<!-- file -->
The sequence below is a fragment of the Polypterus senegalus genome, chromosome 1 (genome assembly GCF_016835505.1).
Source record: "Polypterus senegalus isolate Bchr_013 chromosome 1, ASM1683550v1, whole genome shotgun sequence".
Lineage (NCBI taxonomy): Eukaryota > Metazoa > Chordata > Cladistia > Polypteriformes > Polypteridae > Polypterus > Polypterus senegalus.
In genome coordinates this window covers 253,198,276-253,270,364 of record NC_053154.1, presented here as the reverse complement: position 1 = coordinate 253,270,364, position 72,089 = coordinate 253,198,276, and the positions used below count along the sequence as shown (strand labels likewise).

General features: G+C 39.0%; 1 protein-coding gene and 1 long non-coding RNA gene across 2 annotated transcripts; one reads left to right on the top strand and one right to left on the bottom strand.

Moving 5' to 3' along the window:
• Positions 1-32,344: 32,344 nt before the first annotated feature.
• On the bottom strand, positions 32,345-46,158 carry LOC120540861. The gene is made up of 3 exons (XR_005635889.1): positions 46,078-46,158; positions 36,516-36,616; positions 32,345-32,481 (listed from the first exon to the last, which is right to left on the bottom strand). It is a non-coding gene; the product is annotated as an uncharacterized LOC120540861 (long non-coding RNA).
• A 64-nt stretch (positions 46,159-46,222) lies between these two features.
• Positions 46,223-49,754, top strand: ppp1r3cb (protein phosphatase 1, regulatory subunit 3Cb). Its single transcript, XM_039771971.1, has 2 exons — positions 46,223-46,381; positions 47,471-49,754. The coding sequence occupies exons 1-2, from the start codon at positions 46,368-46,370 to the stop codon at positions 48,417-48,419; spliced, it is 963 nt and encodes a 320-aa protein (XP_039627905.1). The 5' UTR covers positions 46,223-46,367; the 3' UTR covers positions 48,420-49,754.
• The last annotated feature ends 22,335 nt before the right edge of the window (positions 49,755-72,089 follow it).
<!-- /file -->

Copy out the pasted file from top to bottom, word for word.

The sequence below is a fragment of the Polypterus senegalus genome, chromosome 1 (genome assembly GCF_016835505.1).
Source record: "Polypterus senegalus isolate Bchr_013 chromosome 1, ASM1683550v1, whole genome shotgun sequence".
Lineage (NCBI taxonomy): Eukaryota > Metazoa > Chordata > Cladistia > Polypteriformes > Polypteridae > Polypterus > Polypterus senegalus.
In genome coordinates this window covers 253,198,276-253,270,364 of record NC_053154.1, presented here as the reverse complement: position 1 = coordinate 253,270,364, position 72,089 = coordinate 253,198,276, and the positions used below count along the sequence as shown (strand labels likewise).

General features: G+C 39.0%; 1 protein-coding gene and 1 long non-coding RNA gene across 2 annotated transcripts; one reads left to right on the top strand and one right to left on the bottom strand.

Moving 5' to 3' along the window:
• Positions 1-32,344: 32,344 nt before the first annotated feature.
• On the bottom strand, positions 32,345-46,158 carry LOC120540861. The gene is made up of 3 exons (XR_005635889.1): positions 46,078-46,158; positions 36,516-36,616; positions 32,345-32,481 (listed from the first exon to the last, which is right to left on the bottom strand). It is a non-coding gene; the product is annotated as an uncharacterized LOC120540861 (long non-coding RNA).
• A 64-nt stretch (positions 46,159-46,222) lies between these two features.
• Positions 46,223-49,754, top strand: ppp1r3cb (protein phosphatase 1, regulatory subunit 3Cb). Its single transcript, XM_039771971.1, has 2 exons — positions 46,223-46,381; positions 47,471-49,754. The coding sequence occupies exons 1-2, from the start codon at positions 46,368-46,370 to the stop codon at positions 48,417-48,419; spliced, it is 963 nt and encodes a 320-aa protein (XP_039627905.1). The 5' UTR covers positions 46,223-46,367; the 3' UTR covers positions 48,420-49,754.
• The last annotated feature ends 22,335 nt before the right edge of the window (positions 49,755-72,089 follow it).